Putting It All Together 

Fermentation is pretty cool, right? When you realize that natural microflora can be trained to convert almost anything into almost anything, it opens up a brand-new world of possibility. Innovators all over the globare using fermentation to transform not only how we produce food, but also medicine, beauty products, and fashion. 

Consider how resource-intensive the current food industry is. We live on a finite planet where land, water, and energy are scarce. Demands on those resources will continue to grow as the global population does, and as standards of living rise across the world. But glucose and other carbohydrates, just like microflora, are plentiful all over the world, and they can be grown sustainably and inexpensively. Fermentation is extremely efficientWe have to feed people, and fermentation helps us make more nutritious food with fewer resources, quickly. It just makes sense.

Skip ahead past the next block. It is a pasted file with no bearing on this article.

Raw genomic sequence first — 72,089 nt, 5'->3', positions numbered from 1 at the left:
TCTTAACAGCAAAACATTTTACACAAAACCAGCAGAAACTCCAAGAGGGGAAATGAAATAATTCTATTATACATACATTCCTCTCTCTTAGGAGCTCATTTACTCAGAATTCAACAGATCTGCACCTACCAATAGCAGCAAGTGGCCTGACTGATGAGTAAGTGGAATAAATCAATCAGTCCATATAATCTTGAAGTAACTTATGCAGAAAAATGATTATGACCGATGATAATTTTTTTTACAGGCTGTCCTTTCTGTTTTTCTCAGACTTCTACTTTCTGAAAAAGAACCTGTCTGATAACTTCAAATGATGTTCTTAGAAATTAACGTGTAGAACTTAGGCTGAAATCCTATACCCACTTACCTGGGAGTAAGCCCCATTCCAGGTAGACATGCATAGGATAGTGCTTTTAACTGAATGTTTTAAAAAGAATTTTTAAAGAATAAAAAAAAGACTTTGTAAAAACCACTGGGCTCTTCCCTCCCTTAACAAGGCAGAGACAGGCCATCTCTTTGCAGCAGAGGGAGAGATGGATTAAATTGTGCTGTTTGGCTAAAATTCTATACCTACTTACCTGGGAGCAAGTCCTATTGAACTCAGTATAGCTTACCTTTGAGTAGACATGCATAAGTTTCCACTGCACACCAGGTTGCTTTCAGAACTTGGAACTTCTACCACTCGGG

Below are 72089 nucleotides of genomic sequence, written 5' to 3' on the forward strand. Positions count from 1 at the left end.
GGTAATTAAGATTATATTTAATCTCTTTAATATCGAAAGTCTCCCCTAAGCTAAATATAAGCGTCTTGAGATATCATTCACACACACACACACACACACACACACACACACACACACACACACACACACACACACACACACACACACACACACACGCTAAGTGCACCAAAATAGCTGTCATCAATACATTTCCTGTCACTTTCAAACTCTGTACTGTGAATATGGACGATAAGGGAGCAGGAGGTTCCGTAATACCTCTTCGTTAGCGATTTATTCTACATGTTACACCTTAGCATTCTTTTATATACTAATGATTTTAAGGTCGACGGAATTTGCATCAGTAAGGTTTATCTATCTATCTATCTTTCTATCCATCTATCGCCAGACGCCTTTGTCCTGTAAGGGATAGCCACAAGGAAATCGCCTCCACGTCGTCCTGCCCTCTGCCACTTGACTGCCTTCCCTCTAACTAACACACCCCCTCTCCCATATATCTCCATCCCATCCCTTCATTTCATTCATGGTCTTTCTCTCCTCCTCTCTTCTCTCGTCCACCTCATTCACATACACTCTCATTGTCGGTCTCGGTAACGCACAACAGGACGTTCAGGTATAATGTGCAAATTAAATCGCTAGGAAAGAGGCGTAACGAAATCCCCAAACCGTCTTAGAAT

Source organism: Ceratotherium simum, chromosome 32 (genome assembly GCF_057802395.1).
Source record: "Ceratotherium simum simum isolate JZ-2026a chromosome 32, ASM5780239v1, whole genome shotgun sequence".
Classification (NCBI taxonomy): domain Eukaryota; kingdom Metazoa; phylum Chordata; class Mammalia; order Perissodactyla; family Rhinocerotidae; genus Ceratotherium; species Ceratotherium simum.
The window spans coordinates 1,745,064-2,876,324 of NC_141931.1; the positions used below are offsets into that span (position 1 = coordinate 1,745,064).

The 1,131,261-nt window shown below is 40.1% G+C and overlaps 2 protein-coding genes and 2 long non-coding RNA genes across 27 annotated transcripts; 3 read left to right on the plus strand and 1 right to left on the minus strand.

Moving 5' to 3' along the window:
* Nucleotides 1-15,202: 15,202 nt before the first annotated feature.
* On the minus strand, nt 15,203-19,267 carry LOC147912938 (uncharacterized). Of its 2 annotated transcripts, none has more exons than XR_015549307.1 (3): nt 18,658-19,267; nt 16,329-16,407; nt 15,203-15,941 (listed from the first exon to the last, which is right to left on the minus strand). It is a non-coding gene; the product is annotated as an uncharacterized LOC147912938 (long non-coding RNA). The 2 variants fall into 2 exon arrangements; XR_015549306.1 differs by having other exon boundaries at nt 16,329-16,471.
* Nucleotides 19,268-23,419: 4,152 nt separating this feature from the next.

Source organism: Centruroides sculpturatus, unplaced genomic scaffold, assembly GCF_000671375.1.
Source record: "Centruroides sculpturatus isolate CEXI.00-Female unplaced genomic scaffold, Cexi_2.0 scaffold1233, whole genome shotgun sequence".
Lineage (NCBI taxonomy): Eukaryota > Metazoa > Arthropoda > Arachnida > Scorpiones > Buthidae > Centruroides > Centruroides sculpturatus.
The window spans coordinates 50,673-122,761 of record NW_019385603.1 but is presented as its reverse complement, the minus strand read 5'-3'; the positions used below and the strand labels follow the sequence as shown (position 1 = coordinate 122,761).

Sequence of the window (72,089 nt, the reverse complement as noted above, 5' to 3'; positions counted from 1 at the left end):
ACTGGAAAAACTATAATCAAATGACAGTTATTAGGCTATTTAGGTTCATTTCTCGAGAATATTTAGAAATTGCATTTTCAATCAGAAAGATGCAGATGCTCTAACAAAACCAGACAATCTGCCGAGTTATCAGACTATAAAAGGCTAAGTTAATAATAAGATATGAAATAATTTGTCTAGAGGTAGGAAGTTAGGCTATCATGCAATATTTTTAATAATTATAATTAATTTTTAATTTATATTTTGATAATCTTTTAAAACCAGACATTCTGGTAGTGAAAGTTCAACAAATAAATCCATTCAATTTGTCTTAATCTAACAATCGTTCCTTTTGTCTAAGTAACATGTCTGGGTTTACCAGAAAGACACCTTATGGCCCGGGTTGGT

Our global environmental challenges are not insurmountable, but they require creative thinking and an understanding of the natural world. We’re taking our inspiration from nature already, and we’ve only just scratched the surface. 

The pursuit of alchemy centuries ago was primitive and not quite science. Today, we can see that it was little more than a fantasy. Turning lead into gold may not have panned out, but the dream of transforming substances is still alive, and today we have the knowledge and tools to turn it into reality. Humans and nature can collaborate creatively to find solutions.